The Upside of Rules

Sometimes we share our thoughts and feelings with other people, both professional and civilian. Sometimes we talk to ourselves. When talking to oneself, what might be useful to say?

Let’s make or at least borrow some rules

People often have a bad relationship with rules because they don’t understand the real function. Odious as rules may seem to the free-spirited person, they do have an important purpose. Rules are really just a starting points on which we build our psychological houses. They are useful as reference points. Like any basic architectural element, a rule can be beefed up, or modified in the other direction, whichever is appropriate to the case.

Say you have decided on three basic rules. Then, when thinking about these matters, some obvious questions will arise. For example, are rules immutable? Much as we might sometimes wish they could be, of course they are not. In society, if a person refuses to follow a rule, to the point of imprisonment or execution, there is obviously not much that any influence can do to stop them. A degree of commitment exists which is unanswerable.

But most of us are not so extreme. So, there is an obvious thinking point. It might be worth confronting one’s cognitive dissonance in this area. “If I believed this rule was worth adopting, why do I use every trick in the book to persuade myself to ignore it?” The question is worth asking.

What is an example of a useful rule?

“Face the fact that you will not acquire superpowers for the holidays.” It never happened before and is unlikely to happen this year or any time in the foreseeable future. It’s not like that. You will still be pretty much your ordinary self. Most drugs will probably not help but only worsen the situation. Eating too much, or the wrong things, or too much of the wrong things, will not help either.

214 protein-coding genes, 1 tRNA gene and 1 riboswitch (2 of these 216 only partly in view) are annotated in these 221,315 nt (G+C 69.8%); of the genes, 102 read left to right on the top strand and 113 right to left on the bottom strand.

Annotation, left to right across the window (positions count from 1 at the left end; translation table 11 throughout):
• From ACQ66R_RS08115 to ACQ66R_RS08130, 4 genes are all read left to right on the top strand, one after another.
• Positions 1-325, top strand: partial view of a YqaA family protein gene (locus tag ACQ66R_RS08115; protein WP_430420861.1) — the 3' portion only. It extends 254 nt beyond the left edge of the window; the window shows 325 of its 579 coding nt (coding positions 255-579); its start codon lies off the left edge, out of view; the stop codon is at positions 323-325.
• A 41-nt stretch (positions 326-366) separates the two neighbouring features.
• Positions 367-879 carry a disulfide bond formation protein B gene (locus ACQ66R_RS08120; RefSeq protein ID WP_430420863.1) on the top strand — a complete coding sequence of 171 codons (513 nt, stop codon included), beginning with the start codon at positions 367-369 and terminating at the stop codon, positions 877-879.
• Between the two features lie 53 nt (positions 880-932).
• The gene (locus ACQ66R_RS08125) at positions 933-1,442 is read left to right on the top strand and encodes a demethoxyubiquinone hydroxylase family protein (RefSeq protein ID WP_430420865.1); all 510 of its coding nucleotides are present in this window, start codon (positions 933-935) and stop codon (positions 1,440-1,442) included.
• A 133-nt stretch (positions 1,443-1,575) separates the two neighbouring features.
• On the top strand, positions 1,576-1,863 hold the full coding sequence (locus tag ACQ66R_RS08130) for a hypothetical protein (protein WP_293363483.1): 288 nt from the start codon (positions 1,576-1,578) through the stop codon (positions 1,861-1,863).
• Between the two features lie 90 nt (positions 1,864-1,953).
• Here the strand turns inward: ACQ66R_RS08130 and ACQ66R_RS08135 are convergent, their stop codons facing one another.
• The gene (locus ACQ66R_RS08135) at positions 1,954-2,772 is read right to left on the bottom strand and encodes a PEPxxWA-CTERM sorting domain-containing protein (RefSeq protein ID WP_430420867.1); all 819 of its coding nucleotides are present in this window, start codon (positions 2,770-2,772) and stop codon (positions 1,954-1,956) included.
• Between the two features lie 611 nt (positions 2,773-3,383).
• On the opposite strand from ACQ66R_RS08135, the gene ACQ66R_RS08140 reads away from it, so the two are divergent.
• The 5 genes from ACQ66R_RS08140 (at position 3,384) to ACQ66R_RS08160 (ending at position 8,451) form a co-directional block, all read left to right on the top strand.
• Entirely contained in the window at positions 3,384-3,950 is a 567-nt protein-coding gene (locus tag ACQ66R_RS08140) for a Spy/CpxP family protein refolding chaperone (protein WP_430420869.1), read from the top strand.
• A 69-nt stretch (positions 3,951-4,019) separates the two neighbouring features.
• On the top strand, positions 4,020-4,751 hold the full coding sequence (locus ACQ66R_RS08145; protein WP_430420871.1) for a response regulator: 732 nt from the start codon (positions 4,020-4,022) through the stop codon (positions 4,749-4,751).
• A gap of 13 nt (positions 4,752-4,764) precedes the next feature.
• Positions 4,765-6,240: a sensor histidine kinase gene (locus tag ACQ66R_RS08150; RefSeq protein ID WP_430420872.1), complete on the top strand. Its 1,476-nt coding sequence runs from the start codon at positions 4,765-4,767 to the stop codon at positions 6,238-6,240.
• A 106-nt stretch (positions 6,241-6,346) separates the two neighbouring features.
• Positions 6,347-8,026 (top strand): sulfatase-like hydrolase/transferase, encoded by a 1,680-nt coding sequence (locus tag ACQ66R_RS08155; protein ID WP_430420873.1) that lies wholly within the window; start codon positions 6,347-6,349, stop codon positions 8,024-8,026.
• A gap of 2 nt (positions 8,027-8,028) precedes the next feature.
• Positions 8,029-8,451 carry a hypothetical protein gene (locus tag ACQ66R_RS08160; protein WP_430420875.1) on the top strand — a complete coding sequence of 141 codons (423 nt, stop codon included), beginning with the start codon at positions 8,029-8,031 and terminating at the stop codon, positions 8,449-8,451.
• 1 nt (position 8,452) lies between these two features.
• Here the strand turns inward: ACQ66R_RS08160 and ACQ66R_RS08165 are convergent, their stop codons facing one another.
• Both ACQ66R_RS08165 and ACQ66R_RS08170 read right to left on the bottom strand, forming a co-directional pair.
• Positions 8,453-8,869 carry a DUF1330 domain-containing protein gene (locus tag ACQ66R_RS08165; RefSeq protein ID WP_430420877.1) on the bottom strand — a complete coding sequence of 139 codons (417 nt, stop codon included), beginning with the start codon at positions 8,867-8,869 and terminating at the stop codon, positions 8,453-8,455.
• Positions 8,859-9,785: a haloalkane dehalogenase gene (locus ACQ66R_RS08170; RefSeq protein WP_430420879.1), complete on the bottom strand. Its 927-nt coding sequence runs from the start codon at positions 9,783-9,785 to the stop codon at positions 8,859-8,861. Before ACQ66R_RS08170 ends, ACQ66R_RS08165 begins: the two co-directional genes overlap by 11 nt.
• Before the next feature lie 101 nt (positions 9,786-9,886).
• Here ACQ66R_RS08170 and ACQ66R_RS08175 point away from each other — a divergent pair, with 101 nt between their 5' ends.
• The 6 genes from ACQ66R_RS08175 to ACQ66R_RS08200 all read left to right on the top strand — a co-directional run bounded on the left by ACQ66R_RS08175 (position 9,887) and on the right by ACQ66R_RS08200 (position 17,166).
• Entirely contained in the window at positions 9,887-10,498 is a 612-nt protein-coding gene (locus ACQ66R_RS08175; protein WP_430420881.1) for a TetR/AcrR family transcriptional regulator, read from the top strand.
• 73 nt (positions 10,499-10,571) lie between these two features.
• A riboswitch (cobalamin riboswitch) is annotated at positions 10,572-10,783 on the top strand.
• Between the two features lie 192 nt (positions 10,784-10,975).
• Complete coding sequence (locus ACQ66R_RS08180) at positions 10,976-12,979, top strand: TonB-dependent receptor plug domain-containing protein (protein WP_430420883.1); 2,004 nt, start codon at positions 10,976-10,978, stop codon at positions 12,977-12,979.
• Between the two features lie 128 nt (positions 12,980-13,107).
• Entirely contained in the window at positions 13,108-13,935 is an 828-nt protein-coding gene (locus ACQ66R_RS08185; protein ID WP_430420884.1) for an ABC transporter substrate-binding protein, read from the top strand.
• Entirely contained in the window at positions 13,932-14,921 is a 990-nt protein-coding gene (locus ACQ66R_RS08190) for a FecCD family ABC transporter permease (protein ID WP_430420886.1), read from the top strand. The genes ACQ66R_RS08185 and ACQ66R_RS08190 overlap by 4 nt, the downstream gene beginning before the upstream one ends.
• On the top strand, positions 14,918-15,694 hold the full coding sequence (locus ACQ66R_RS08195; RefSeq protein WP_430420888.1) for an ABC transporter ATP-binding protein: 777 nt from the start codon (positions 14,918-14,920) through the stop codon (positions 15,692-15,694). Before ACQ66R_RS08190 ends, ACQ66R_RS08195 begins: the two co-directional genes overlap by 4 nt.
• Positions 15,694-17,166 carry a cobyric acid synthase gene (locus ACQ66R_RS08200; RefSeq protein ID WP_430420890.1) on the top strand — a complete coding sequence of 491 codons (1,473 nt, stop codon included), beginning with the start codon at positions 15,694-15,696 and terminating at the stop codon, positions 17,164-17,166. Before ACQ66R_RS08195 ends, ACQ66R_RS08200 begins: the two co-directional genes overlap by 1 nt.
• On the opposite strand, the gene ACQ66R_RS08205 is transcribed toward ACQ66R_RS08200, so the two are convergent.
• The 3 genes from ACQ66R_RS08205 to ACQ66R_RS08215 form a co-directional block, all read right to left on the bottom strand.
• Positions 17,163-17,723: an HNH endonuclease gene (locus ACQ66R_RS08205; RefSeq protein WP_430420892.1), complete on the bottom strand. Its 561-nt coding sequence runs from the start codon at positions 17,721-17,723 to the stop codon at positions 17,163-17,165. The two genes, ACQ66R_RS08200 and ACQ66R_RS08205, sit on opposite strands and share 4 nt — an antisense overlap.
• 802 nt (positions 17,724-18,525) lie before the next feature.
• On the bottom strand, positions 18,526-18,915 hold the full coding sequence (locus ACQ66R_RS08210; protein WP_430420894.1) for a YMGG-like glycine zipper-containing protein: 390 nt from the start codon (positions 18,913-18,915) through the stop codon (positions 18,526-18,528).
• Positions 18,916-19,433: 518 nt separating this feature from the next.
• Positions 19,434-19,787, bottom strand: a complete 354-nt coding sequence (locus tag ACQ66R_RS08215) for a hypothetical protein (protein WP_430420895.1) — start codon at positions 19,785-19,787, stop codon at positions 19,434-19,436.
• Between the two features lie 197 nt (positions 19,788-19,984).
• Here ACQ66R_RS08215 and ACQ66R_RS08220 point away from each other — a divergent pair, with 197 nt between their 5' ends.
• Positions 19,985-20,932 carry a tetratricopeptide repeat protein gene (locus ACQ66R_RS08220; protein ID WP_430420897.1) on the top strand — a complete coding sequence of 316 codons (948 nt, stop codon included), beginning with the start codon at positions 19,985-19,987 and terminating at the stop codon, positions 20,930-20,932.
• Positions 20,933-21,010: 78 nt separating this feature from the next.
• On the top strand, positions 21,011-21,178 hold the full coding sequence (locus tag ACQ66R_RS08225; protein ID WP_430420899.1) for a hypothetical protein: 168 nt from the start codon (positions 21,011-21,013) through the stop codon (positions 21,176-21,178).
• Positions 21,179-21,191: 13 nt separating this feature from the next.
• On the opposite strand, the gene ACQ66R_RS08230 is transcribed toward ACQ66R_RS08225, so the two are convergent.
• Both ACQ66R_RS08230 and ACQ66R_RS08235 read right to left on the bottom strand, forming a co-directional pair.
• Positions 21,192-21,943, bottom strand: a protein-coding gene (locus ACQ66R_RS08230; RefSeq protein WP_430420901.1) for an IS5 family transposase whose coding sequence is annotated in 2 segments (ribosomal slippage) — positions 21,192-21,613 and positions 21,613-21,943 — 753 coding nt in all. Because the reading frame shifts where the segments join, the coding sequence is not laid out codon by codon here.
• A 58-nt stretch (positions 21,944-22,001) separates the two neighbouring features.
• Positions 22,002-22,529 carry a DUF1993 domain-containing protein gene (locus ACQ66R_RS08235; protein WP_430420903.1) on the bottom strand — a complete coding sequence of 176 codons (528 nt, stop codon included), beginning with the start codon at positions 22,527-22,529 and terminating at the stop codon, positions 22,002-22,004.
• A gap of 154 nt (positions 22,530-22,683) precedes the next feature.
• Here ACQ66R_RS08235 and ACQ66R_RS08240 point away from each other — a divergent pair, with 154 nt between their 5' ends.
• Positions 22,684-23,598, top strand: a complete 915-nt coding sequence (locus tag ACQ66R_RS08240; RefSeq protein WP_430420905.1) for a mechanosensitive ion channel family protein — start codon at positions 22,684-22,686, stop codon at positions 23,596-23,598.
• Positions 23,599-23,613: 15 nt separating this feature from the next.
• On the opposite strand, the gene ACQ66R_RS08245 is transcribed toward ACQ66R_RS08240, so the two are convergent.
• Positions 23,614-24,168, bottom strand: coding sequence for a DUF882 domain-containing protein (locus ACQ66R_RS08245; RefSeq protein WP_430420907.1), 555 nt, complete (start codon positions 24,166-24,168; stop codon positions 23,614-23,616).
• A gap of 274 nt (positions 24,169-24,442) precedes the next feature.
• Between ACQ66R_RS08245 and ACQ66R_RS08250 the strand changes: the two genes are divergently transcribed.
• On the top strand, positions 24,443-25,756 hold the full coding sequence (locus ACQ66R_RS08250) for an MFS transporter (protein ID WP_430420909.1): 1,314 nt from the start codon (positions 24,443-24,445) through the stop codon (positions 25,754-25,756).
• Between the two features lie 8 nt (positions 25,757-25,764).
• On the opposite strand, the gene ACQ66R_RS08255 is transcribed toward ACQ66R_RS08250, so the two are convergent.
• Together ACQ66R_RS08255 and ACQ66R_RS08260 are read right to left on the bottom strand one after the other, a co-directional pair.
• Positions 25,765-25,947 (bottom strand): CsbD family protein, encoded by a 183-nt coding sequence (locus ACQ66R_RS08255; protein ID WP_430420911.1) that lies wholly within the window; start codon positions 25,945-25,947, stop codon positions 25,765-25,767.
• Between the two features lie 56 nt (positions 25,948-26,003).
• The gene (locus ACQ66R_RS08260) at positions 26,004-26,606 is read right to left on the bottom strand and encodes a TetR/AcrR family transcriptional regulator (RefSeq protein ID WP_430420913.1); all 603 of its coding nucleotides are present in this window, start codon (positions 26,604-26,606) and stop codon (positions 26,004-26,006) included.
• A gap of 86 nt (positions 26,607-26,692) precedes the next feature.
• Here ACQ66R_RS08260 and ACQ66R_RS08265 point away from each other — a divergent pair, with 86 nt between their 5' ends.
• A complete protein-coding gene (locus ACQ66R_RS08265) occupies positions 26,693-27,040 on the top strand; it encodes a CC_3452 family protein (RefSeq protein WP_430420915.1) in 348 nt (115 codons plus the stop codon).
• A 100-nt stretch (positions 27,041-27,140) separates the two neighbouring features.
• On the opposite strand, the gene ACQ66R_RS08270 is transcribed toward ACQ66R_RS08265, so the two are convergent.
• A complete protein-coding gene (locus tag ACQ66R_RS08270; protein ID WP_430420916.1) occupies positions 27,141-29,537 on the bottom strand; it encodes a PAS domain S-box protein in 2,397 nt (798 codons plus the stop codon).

We can’t be superhumans. But we can put some energy into being excellent standard humans, good to ourselves and to other people, too. Trying to be decent is within the reach of most of us.

You are worthy of consideration

A closely related rule is, “Maybe even cut yourself a little slack.” The archived post “Take It Easy on Yourself” offers excellent thoughts about controlling expectations, and a lot more.

We can each take a look at ourselves, for starters, and decide whether any of our standards and expectations could do with being a bit less rigid. We could accept, in ourselves and others, a wider range of emotional states. After all, the acceptance of feelings must be the first step toward dealing with anything, and reminds us that we can respect our feelings and also gently, and respectfully say no.

Are there customs or habits that no longer serve the best interests of everyone, or anyone, and that should be abandoned? Has your clan traditionally held a pie-eating contest for the holiday? Maybe the pie chefs could go ahead and bake a slew of pies, and donate them instead to the local soup kitchen.

How much are we obliged to cling to the past? Is it possible to do things just a little bit differently, and achieve a more pleasant outcome?

Your responses and feedback are welcome!

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About Dr. Robert A. Pretlow

Dr. Robert A. Pretlow is a pediatrician and childhood obesity specialist. He has been researching and spreading awareness on the childhood obesity epidemic in the US for more than a decade.
You can contact Dr. Pretlow at:


Dr. Pretlow’s invited presentation at the American Society of Animal Science 2020 Conference
What’s Causing Obesity in Companion Animals and What Can We Do About It

Dr. Pretlow’s invited presentation at the World Obesity Federation 2019 Conference:
Food/Eating Addiction and the Displacement Mechanism

Dr. Pretlow’s Multi-Center Clinical Trial Kick-off Speech 2018:
Obesity: Tackling the Root Cause

Dr. Pretlow’s 2017 Workshop on
Treatment of Obesity Using the Addiction Model

Dr. Pretlow’s invited presentation for
TEC and UNC 2016

Dr. Pretlow’s invited presentation at the 2015 Obesity Summit in London, UK.

Dr. Pretlow’s invited keynote at the 2014 European Childhood Obesity Group Congress in Salzburg, Austria.

Dr. Pretlow’s presentation at the 2013 European Congress on Obesity in Liverpool, UK.

Dr. Pretlow’s presentation at the 2011 International Conference on Childhood Obesity in Lisbon, Portugal.

Dr. Pretlow’s presentation at the 2010 Uniting Against Childhood Obesity Conference in Houston, TX.

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